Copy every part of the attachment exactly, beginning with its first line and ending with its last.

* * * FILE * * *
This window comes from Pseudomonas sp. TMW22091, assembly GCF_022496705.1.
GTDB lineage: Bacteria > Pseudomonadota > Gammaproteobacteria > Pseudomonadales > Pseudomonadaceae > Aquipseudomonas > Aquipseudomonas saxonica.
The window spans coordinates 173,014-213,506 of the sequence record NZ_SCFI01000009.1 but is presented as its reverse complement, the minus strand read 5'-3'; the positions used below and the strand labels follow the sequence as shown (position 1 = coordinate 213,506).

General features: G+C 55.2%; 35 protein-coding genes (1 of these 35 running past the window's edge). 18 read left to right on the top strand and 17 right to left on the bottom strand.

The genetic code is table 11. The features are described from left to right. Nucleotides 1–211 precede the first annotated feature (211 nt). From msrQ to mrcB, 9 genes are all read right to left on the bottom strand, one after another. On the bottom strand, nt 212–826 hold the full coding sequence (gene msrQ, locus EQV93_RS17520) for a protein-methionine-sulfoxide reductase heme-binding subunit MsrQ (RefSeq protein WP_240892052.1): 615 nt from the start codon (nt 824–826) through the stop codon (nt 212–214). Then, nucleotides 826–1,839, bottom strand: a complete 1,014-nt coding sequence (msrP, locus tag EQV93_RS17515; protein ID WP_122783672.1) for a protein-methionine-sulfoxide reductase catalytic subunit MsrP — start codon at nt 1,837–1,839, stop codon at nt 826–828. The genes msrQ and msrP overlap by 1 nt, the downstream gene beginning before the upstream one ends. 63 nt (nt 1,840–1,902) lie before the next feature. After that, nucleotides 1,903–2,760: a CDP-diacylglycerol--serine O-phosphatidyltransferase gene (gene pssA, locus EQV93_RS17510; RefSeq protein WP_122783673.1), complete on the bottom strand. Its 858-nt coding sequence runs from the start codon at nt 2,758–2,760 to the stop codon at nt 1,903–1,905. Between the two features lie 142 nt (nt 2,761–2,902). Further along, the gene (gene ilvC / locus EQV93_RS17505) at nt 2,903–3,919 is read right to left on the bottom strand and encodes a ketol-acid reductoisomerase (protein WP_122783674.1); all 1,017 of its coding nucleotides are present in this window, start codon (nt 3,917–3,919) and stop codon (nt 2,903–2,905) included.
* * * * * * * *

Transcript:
This window comes from Pseudomonas sp. TMW22091, assembly GCF_022496705.1.
GTDB lineage: Bacteria > Pseudomonadota > Gammaproteobacteria > Pseudomonadales > Pseudomonadaceae > Aquipseudomonas > Aquipseudomonas saxonica.
The window spans coordinates 173,014-213,506 of the sequence record NZ_SCFI01000009.1 but is presented as its reverse complement, the minus strand read 5'-3'; the positions used below and the strand labels follow the sequence as shown (position 1 = coordinate 213,506).

General features: G+C 55.2%; 35 protein-coding genes (1 of these 35 running past the window's edge). 18 read left to right on the top strand and 17 right to left on the bottom strand.

The genetic code is table 11. The features are described from left to right. Nucleotides 1–211 precede the first annotated feature (211 nt). From msrQ to mrcB, 9 genes are all read right to left on the bottom strand, one after another. On the bottom strand, nt 212–826 hold the full coding sequence (gene msrQ, locus EQV93_RS17520) for a protein-methionine-sulfoxide reductase heme-binding subunit MsrQ (RefSeq protein WP_240892052.1): 615 nt from the start codon (nt 824–826) through the stop codon (nt 212–214). Then, nucleotides 826–1,839, bottom strand: a complete 1,014-nt coding sequence (msrP, locus tag EQV93_RS17515; protein ID WP_122783672.1) for a protein-methionine-sulfoxide reductase catalytic subunit MsrP — start codon at nt 1,837–1,839, stop codon at nt 826–828. The genes msrQ and msrP overlap by 1 nt, the downstream gene beginning before the upstream one ends. 63 nt (nt 1,840–1,902) lie before the next feature. After that, nucleotides 1,903–2,760: a CDP-diacylglycerol--serine O-phosphatidyltransferase gene (gene pssA, locus EQV93_RS17510; RefSeq protein WP_122783673.1), complete on the bottom strand. Its 858-nt coding sequence runs from the start codon at nt 2,758–2,760 to the stop codon at nt 1,903–1,905. Between the two features lie 142 nt (nt 2,761–2,902). Further along, the gene (gene ilvC / locus EQV93_RS17505) at nt 2,903–3,919 is read right to left on the bottom strand and encodes a ketol-acid reductoisomerase (protein WP_122783674.1); all 1,017 of its coding nucleotides are present in this window, start codon (nt 3,917–3,919) and stop codon (nt 2,903–2,905) included.